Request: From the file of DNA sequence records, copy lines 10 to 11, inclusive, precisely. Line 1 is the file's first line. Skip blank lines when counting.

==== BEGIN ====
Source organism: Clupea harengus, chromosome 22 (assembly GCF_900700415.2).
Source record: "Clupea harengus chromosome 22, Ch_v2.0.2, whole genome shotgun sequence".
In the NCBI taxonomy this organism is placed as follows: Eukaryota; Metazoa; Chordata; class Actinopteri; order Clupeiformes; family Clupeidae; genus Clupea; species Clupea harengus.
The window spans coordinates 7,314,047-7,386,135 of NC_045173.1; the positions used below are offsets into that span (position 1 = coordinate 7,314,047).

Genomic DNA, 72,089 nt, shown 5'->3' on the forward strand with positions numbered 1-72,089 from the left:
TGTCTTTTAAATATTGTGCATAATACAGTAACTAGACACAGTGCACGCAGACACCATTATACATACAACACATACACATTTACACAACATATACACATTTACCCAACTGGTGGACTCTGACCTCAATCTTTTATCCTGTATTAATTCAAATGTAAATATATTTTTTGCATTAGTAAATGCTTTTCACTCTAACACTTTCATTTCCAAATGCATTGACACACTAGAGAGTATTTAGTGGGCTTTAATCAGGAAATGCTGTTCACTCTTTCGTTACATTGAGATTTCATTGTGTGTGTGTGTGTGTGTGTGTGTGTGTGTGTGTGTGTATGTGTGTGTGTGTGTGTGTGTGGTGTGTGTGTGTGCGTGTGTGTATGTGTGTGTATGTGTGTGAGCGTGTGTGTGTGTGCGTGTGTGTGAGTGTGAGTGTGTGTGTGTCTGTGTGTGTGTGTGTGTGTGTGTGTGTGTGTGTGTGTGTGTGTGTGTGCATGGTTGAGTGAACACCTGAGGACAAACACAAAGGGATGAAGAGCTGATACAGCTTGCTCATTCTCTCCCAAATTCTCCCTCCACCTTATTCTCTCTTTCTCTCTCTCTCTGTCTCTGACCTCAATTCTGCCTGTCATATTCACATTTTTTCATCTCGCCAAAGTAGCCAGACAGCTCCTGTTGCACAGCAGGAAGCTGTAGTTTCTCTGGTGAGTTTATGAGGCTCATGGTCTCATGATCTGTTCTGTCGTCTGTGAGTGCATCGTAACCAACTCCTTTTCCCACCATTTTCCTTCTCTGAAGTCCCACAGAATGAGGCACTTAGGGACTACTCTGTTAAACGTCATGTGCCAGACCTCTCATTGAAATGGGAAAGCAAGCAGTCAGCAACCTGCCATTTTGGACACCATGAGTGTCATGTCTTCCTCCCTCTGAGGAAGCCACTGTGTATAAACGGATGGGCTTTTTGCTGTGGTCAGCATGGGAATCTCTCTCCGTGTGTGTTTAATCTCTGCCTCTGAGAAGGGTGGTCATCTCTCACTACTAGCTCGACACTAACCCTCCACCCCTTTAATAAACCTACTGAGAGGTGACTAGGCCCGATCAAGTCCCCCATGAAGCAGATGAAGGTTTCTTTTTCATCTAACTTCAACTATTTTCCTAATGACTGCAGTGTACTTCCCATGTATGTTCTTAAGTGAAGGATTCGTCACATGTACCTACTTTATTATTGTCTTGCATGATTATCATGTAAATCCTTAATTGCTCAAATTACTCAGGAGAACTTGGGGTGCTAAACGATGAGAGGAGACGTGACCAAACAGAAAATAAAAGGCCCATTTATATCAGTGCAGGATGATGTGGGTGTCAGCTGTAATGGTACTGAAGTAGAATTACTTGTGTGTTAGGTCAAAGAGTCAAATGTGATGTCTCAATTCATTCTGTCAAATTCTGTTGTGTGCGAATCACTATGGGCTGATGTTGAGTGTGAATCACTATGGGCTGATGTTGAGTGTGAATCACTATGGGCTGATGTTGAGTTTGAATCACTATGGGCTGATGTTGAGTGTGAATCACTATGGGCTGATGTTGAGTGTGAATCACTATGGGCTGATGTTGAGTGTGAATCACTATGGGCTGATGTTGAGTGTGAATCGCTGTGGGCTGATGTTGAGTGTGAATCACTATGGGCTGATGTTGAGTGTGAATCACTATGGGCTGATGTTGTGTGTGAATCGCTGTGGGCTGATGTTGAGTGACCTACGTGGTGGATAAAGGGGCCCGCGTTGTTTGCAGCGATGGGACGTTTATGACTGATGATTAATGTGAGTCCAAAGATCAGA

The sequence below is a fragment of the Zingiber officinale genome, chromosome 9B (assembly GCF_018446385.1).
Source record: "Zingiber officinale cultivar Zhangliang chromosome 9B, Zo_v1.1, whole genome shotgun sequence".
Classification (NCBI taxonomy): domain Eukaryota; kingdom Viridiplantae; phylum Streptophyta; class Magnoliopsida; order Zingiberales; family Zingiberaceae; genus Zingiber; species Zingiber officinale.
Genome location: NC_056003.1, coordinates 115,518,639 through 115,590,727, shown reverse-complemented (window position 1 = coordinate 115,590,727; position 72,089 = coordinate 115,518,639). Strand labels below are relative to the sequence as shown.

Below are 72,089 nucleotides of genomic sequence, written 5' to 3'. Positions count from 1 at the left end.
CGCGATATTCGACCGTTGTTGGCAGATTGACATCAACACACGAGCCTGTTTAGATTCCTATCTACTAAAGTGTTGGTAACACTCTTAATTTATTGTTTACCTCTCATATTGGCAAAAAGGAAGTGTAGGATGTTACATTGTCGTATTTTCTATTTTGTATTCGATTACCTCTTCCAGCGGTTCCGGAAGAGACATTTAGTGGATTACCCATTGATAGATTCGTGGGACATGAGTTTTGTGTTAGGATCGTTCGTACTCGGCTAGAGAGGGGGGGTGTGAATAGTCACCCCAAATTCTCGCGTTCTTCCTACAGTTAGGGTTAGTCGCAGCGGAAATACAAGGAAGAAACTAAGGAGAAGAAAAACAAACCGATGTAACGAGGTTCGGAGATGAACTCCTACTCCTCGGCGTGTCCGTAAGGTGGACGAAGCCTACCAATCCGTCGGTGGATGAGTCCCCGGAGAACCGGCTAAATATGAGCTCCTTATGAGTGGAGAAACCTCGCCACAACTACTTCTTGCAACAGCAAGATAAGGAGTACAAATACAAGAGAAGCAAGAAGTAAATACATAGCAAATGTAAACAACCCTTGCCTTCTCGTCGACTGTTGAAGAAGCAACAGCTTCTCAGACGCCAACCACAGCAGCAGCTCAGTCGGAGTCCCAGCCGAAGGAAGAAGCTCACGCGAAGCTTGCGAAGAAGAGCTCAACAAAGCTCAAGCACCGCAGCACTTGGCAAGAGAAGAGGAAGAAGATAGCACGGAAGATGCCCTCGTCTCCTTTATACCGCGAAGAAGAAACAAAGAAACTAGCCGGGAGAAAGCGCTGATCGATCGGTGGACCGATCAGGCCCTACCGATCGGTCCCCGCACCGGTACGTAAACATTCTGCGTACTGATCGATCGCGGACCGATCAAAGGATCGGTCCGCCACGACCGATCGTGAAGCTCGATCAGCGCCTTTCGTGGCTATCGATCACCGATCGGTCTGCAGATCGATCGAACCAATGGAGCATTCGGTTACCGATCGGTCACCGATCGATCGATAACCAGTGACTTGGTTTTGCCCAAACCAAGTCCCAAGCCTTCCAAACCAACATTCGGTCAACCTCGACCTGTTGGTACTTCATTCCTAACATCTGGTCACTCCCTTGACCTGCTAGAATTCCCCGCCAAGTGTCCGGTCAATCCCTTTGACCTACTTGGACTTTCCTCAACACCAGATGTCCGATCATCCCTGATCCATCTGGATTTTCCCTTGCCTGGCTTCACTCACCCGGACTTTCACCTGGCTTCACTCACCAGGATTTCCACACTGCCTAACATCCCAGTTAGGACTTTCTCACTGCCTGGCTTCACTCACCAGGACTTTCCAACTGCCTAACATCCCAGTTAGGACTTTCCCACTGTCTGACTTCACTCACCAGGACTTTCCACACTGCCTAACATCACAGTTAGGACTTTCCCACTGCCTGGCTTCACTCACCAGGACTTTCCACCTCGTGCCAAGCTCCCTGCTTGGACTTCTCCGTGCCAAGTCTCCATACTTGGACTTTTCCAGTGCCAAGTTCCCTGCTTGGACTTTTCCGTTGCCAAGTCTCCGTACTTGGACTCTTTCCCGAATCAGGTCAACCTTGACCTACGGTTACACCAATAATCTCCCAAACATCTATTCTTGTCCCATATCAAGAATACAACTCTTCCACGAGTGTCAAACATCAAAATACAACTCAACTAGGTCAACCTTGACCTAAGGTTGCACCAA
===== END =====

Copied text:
Genome location: NC_056003.1, coordinates 115,518,639 through 115,590,727, shown reverse-complemented (window position 1 = coordinate 115,590,727; position 72,089 = coordinate 115,518,639). Strand labels below are relative to the sequence as shown.

Below are 72,089 nucleotides of genomic sequence, written 5' to 3'. Positions count from 1 at the left end.